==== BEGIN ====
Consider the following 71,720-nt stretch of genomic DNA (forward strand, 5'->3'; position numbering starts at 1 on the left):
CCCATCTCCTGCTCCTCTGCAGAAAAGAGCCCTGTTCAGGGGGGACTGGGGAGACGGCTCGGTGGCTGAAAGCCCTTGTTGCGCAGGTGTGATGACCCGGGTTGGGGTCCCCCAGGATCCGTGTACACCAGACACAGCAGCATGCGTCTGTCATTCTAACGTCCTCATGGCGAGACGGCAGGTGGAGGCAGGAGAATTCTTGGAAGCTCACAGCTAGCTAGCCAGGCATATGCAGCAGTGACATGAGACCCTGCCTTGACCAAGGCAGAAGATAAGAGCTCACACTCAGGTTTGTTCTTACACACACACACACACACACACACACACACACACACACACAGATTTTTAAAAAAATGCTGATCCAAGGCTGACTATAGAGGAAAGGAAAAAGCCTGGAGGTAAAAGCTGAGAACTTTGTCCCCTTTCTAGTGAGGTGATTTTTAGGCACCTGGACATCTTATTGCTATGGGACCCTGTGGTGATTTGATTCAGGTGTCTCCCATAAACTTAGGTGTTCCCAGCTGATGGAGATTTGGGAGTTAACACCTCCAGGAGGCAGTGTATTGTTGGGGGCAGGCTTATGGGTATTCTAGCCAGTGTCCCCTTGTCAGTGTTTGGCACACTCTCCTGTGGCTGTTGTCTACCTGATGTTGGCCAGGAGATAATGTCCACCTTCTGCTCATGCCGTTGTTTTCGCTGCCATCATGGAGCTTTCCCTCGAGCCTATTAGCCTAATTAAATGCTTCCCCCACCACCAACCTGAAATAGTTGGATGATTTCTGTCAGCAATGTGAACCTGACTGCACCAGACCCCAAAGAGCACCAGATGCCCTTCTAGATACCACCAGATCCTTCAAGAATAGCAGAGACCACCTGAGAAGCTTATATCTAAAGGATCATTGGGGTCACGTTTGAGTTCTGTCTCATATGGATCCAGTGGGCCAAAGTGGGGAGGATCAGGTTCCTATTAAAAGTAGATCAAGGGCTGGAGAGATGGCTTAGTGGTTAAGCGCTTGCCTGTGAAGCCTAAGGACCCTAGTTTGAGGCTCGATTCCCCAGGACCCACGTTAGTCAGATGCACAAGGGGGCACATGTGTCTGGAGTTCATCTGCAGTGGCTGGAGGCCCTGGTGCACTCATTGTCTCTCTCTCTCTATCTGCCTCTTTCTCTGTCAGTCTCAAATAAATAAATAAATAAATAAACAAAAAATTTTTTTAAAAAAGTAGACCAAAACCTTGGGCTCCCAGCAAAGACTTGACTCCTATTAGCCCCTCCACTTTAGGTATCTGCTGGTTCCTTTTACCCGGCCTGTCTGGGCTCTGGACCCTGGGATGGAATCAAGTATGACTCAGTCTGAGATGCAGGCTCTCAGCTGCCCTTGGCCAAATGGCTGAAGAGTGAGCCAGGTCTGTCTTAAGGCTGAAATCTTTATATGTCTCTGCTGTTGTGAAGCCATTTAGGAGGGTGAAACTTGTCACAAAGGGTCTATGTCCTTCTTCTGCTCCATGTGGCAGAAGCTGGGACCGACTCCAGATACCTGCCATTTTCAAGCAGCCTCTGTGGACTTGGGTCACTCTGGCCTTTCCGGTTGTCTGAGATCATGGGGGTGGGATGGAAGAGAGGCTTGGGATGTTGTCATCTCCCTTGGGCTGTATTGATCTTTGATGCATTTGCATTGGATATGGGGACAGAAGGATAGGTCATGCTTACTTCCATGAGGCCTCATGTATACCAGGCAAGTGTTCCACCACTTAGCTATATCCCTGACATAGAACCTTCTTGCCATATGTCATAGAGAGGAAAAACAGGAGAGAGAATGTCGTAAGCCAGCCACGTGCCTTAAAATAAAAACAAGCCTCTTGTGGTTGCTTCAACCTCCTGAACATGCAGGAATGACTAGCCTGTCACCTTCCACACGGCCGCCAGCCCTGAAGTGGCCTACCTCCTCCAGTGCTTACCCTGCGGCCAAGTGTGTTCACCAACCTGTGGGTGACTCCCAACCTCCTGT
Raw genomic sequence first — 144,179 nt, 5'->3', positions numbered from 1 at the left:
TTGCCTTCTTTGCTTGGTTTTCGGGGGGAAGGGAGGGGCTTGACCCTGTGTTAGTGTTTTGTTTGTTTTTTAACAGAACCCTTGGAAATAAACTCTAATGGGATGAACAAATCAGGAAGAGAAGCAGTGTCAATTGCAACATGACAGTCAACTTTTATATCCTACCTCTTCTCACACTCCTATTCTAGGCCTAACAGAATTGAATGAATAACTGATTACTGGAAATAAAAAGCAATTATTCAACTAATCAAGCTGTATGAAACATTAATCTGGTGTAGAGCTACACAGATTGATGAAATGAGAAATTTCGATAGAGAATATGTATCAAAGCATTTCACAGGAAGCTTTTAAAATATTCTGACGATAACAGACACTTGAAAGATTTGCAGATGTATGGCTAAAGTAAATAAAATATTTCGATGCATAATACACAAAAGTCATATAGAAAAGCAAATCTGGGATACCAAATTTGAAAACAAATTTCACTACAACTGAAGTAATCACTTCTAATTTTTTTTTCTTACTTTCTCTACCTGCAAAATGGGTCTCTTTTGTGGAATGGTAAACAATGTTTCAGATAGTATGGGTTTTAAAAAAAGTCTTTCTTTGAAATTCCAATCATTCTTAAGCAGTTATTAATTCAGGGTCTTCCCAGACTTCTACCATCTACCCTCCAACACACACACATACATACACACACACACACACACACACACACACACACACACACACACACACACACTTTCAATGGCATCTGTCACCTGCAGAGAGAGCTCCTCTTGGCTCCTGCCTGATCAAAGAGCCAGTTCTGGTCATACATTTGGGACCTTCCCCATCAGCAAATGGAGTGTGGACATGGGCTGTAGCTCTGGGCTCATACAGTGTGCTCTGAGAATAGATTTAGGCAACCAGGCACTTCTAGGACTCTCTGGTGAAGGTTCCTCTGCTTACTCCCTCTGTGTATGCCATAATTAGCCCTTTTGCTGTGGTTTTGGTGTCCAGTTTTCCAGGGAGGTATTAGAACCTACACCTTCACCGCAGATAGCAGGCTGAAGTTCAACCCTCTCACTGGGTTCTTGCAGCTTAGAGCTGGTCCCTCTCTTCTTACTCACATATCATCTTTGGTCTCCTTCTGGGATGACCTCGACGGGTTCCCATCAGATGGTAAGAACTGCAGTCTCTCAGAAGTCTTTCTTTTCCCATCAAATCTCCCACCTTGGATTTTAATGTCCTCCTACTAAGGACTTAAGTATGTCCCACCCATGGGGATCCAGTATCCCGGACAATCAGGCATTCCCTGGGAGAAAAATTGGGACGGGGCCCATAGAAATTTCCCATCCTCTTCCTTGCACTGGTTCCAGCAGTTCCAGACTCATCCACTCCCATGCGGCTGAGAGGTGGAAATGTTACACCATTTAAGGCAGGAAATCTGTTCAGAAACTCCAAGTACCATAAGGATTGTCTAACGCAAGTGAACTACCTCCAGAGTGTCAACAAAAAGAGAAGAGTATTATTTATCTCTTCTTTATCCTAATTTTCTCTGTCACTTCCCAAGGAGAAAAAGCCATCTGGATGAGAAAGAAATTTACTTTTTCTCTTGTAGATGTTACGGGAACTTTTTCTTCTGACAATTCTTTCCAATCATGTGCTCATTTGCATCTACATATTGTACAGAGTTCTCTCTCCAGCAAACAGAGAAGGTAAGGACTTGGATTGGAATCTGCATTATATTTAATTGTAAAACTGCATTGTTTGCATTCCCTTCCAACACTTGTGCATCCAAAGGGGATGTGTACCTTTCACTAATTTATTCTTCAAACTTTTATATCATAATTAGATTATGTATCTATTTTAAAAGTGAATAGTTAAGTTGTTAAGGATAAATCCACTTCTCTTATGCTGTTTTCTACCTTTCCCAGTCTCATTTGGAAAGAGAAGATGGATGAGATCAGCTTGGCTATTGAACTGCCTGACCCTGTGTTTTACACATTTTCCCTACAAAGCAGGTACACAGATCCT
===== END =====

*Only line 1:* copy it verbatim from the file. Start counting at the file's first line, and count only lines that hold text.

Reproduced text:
Consider the following 71,720-nt stretch of genomic DNA (forward strand, 5'->3'; position numbering starts at 1 on the left):